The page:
Pearson BTEC Level 3 National Extended Diploma (first teaching from September 2016)

DDD

DDD in Applied Science with Distinction in science units

Scottish Advanced Higher

A,B

Advanced Higher: AB in two of the following subjects: Biology, Chemistry, Physics, Mathematics or Mathematics of Mechanics, Psychology.

Scottish Higher

A,A,A,B,B

Standard Higher: AAABB

Requirements are as for A-levels where you can substitute a non-subject specific grade for the Advanced Welsh Baccalaureate Skills Challenge Certificate at that grade.

UCAS Tariff

104-153

We've calculated how many Ucas points you'll need for this course.

About this course


Course option

3.0years

Full-time | 2020

Subject

Physiology

Physiology explores how the body works and is one of the key disciplines that underpins medicine. Have you ever wondered how the body responds to conditions such as stress, high altitude or blood loss? Or how the air we breathe fuels our tissues, or how what we eat influences how our bodies function? All of these questions and more can be answered by studying physiological science.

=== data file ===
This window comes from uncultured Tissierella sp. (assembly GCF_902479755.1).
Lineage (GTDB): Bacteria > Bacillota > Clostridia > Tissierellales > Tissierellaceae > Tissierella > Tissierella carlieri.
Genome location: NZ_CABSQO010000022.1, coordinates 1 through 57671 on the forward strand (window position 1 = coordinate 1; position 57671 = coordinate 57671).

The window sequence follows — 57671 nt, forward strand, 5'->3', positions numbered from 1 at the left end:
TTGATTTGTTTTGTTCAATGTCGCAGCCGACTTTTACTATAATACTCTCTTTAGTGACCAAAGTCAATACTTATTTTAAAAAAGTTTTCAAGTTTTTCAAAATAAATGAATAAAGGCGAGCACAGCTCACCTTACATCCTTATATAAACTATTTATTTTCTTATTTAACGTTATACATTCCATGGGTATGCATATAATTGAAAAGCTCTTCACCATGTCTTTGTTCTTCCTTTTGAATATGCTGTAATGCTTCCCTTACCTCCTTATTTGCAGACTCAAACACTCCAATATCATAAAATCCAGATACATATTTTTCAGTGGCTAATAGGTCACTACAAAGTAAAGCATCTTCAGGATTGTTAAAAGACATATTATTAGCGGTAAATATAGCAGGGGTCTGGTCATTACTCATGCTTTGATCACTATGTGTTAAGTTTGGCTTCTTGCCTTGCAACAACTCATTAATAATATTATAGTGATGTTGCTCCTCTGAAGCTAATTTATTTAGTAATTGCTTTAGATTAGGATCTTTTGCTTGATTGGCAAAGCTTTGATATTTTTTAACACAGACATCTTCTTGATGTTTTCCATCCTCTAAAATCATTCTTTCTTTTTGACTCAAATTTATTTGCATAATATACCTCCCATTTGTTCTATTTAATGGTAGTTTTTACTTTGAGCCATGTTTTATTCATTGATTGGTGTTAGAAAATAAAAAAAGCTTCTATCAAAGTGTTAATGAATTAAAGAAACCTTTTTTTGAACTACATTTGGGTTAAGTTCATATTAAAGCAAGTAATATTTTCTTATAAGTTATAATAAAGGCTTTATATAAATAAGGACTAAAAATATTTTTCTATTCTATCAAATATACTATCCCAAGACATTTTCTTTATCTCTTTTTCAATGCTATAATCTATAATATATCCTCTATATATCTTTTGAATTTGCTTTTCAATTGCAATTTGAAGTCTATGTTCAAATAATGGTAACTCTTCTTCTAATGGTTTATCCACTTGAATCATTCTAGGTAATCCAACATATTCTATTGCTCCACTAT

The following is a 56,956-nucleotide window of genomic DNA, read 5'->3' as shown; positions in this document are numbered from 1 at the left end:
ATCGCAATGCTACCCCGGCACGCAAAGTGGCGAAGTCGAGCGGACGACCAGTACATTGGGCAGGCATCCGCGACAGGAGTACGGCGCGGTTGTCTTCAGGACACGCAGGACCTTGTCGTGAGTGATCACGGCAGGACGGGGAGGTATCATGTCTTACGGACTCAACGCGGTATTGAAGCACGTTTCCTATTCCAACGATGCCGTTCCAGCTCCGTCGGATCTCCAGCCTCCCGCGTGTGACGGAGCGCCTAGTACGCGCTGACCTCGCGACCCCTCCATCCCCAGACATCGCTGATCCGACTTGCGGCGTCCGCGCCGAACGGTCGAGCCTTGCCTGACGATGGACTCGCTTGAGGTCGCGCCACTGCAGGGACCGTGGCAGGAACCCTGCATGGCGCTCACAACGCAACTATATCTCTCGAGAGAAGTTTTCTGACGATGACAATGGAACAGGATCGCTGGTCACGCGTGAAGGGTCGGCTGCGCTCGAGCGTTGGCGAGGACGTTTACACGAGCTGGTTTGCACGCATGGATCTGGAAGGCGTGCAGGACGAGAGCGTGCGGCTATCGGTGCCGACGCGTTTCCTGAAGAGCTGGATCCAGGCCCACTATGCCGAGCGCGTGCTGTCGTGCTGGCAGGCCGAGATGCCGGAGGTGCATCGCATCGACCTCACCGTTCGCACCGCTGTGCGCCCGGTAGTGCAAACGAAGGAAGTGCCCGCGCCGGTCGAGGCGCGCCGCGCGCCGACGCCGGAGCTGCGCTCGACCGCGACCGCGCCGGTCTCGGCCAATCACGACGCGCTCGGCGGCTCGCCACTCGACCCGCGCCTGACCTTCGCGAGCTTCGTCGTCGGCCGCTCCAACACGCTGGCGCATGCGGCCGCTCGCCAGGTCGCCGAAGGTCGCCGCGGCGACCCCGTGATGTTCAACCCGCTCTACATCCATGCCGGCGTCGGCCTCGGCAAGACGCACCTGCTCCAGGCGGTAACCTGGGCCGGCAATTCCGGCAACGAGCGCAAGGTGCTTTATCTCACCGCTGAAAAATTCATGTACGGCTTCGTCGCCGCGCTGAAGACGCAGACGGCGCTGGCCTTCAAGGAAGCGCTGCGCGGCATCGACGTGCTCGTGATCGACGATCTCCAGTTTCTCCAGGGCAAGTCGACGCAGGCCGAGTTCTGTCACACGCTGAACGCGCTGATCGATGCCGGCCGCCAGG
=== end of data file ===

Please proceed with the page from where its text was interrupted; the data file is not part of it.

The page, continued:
Hands-on opportunities are at the forefront of your learning experience. Our outstanding teaching takes place in purpose-built laboratories, employing state-of-the-art human simulators and online practical resources.

During your degree you will explore all the major mammalian body systems from a molecular level up to whole body responses. In the first year you will learn the physiology of how the body works, system by system, including in-depth exploration of the cardiovascular, respiratory and nervous systems. This equips you to undertake an integrated approach to physiology in your second year, such as understanding the demands of exercise, and how we form memories. Alongside physiology you will have the opportunity to study complementary subject areas, including pharmacology, anatomy and psychology to broaden your knowledge base of the biomedical sciences.